Around 60,000 employees at Woolworths,’ Coles’ main competitor, have also allegedly been underpaid by tens of millions of dollars as a result of an SDA agreement. Fairfax claimed workers at Hungry Jacks, another fast food outlet, have been underpaid by up to $5,000 a year, while their counterparts at KFC have also been affected.
All up, around 250,000 workers, most of them young and impoverished, have been covered by SDA wage-cutting agreements. Many of the deals have slashed or abolished night and weekend penalty wage rates, upon which retail and fast food workers have traditionally relied. In other words, if Vickers’ challenge is successful, it could have far broader implications.
It is not just the SDA, that is implicated in Coles’ wage-cutting deals. The Australian Workers Union (AWU), the country’s largest union, also sought to have Vickers’ challenge thrown out of court last week, and was a party to the 2011 and 2014 Coles agreements.
All of the major unions, including the national umbrella organisation, the Australian Council of Trade Unions, have maintained a stony silence on the case brought by Vickers. They are fearful that it threatens a host of pro-business arrangements and deals, which have netted the union bureaucracy substantial sums of money.
The AWU, for instance, including when it was headed by current Labor Party leader Bill Shorten, signed a series of pro-business agreements slashing wages and conditions for cleaners and other low-paid workers.
Other unions, such as the Construction Forestry Mining Energy Union (CFMEU), promoted as “left-wing” and “militant,” have also enforced real wage cuts. The CFMEU has had close ties to property developers involved in “phoenix operations,” in which the business is liquidated, and employee awards and entitlements withheld. The union also imposed a 5 percent pay cut affecting up to 900 workers at the Maryvale paper mill in Victoria’s Latrobe Valley in February.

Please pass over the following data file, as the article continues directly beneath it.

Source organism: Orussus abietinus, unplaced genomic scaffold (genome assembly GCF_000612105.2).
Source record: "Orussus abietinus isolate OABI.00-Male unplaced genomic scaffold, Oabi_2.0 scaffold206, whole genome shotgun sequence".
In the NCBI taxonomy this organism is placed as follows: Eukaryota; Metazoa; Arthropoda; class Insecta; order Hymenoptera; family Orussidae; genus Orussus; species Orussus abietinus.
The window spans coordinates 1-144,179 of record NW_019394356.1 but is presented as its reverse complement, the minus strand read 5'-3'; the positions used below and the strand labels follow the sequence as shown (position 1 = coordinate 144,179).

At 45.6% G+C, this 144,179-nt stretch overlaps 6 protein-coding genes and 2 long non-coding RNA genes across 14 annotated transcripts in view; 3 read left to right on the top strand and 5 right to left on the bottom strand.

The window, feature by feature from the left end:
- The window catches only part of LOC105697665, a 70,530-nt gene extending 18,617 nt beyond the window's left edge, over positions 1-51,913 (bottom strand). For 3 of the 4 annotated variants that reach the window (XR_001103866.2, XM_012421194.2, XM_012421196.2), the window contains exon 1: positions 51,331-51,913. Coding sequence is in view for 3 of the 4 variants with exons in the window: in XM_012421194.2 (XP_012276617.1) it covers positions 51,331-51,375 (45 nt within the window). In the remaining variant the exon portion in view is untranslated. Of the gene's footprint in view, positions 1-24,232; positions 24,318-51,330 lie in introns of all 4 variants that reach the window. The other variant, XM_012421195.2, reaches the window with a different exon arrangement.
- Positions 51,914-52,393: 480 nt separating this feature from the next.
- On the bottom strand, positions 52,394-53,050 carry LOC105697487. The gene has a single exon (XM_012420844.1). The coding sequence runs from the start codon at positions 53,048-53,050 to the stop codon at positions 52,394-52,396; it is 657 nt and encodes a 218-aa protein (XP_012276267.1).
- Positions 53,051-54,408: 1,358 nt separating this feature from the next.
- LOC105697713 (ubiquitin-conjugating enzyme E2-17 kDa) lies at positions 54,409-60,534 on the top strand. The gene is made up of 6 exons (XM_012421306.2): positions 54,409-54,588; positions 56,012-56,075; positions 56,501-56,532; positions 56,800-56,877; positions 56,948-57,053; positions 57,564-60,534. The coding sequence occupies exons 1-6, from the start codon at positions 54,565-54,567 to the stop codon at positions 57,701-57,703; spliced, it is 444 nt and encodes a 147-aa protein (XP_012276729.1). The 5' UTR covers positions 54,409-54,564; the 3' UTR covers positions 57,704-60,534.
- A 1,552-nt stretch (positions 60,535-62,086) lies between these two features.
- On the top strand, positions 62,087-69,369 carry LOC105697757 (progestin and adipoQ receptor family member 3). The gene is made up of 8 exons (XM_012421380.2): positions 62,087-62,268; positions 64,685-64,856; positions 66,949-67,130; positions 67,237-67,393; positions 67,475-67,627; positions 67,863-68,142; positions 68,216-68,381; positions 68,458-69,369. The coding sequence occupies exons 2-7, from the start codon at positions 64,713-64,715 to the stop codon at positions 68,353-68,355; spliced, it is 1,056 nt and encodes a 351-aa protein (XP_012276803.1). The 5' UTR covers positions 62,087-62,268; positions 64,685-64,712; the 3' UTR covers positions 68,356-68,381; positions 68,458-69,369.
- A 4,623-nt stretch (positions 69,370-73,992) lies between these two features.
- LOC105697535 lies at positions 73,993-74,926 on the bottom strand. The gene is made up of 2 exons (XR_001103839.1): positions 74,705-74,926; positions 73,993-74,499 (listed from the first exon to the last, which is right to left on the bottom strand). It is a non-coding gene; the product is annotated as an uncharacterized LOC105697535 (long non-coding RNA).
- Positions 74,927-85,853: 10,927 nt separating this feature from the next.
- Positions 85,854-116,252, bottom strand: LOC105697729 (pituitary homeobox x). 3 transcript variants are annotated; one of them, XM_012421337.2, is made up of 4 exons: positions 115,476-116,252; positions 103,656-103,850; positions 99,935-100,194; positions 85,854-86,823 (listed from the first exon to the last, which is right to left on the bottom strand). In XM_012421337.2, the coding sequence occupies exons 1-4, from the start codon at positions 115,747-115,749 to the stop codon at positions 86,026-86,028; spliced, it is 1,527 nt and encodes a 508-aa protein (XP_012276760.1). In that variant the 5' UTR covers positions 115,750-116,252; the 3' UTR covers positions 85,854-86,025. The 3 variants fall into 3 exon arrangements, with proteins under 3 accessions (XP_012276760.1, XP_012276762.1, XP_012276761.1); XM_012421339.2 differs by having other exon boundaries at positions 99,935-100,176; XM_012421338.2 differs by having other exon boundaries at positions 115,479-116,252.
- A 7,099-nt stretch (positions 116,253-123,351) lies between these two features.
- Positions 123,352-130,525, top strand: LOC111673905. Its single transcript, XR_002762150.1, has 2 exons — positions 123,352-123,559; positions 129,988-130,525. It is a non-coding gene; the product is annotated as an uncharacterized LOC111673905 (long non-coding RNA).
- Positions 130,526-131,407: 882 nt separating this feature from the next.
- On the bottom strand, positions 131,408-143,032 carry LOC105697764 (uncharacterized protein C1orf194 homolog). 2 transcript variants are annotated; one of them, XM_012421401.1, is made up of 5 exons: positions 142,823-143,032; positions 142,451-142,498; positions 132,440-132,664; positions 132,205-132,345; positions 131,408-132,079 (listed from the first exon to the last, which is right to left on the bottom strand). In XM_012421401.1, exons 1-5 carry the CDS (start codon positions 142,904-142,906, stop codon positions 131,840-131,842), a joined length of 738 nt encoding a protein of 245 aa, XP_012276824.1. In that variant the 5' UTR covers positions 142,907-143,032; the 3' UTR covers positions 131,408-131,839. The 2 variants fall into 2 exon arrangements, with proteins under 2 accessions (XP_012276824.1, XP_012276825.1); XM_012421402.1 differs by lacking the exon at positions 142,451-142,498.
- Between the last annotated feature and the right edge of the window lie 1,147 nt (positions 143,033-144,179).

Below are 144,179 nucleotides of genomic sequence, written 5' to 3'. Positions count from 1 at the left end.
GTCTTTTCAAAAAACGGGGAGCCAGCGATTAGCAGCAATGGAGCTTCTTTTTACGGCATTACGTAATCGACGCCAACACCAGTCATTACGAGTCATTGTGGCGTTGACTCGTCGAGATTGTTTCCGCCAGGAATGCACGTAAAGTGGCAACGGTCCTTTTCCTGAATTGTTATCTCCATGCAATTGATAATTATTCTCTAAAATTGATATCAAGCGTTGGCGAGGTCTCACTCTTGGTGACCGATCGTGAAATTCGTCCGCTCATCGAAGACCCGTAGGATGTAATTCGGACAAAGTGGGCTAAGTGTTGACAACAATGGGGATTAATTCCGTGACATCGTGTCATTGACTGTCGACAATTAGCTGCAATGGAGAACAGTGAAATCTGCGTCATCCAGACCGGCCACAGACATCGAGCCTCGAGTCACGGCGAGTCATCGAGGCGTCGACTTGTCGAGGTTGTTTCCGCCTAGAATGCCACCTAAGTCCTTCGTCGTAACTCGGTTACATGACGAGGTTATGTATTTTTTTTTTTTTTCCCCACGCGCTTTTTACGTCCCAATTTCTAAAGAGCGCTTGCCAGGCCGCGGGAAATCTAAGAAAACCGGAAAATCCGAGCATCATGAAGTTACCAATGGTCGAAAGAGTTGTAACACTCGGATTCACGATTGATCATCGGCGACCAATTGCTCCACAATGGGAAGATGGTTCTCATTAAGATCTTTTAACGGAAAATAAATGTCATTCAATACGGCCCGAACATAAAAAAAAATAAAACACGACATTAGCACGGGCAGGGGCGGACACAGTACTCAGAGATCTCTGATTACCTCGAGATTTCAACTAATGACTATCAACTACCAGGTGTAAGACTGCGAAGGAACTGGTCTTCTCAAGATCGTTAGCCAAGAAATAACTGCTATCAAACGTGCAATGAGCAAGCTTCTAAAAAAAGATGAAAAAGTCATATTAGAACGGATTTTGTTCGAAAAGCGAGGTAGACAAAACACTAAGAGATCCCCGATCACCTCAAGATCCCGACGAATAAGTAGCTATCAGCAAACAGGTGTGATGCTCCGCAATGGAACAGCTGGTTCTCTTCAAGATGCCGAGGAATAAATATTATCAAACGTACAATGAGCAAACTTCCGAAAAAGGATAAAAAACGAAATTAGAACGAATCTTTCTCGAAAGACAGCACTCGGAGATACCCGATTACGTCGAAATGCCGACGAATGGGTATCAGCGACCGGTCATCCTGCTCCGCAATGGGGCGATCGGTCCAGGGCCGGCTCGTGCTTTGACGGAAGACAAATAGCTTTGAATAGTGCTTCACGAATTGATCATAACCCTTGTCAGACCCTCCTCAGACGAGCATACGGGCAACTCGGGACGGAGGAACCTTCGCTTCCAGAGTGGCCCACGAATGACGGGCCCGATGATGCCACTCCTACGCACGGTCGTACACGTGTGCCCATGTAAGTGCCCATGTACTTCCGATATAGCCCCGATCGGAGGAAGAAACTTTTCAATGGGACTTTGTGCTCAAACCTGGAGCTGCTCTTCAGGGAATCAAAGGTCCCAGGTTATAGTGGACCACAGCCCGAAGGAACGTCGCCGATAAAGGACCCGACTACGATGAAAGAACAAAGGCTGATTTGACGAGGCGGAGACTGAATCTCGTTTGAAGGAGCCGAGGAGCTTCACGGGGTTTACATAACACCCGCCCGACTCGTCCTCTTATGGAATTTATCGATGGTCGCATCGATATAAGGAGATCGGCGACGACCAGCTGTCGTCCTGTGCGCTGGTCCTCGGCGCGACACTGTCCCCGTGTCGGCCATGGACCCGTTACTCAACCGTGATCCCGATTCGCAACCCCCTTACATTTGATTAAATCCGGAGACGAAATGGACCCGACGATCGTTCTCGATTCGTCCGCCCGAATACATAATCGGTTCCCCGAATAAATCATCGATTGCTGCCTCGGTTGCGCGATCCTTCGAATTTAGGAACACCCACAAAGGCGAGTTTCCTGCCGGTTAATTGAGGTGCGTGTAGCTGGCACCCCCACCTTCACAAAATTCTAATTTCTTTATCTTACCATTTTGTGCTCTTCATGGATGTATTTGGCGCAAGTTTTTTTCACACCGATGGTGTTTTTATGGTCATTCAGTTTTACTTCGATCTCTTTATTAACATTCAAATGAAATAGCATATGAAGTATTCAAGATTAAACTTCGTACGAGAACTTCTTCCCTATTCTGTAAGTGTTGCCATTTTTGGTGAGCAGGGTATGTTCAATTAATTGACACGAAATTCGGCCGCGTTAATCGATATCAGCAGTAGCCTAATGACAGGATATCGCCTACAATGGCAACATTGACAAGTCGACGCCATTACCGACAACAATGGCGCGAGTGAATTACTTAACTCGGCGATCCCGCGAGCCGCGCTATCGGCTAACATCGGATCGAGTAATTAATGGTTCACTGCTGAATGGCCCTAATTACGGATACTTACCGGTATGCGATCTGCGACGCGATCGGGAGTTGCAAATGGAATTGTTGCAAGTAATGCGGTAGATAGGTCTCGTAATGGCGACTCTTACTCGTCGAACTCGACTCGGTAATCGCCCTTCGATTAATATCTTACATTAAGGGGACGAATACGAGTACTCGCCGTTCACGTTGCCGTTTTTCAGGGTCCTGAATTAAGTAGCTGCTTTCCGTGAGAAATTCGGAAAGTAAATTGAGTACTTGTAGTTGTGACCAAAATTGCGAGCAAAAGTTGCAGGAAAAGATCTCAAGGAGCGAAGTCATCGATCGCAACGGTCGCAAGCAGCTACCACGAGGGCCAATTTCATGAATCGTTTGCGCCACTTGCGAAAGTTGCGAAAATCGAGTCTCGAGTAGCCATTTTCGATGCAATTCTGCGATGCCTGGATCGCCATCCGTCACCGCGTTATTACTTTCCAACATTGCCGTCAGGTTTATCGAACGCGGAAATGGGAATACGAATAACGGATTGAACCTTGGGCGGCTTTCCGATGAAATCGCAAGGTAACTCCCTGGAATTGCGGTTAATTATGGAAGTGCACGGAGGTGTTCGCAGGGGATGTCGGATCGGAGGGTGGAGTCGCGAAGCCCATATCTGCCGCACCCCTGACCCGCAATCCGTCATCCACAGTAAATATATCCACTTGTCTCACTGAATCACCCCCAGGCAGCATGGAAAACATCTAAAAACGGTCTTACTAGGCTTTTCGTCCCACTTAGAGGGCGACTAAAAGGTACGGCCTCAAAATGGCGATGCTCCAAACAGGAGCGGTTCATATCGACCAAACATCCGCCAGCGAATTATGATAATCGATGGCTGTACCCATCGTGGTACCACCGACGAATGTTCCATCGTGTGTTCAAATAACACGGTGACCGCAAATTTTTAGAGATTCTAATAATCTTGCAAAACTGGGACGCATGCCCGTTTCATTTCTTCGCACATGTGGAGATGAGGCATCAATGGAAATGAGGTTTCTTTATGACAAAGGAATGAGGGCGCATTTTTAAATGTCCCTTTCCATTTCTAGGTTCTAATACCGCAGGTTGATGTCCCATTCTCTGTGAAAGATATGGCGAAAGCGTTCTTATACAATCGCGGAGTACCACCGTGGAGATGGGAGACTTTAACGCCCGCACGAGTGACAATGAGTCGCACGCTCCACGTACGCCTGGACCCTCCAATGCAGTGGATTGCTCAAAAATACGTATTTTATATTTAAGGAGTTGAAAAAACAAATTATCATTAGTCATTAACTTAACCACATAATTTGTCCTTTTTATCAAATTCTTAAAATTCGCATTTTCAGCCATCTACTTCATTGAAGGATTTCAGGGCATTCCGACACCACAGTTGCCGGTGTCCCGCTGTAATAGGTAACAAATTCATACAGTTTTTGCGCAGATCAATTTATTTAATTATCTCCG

A spate of recent cases have made clear that underpayment is the new norm, either directly enforced by the unions, or as a byproduct of their collaboration in the destruction of secure, full-time work over the past three decades, which has spurred a rise and rise in casual, low-paid employment. To cite only a few examples:
● In May operators of six Little Vienna sandwich chain stores in Sydney were fined in the Federal Circuit Court after it was alleged some employees were underpaid $111,781 between December 2012 and April 2015. The migrant workers received between $11 and $13 an hour.
● Last month Fairfax reported that celebrity chef, George Calombaris, had allegedly underpaid around 200 workers in his high-end restaurants by a total of $2.6 million. Calombaris said the underpayment was a result of “poor processes in classifying employees.”
● Also in April, Guardian Property Services, a major cleaning company, agreed to compensate underpaid workers by up to $50,000 each. The move followed allegations that cleaners had been given a flat-rate of $14 an hour and were denied entitlements, including superannuation and annual leave.
Other cases have emerged at restaurants and cafes across the country, along with seafood businesses, among cleaners and even security guards at state-owned art galleries in Victoria. The reports come amid the lowest national wage growth since records began in 1969, of just 1.8 percent across the private sector in 2016.
The wage theft, which amounts to a vast redistribution of wealth from the poorest sections of the working class to the corporate and business establishment, is a direct product of the enterprise bargaining system set in place and defended by successive Labor governments and the trade unions.
The author also recommends: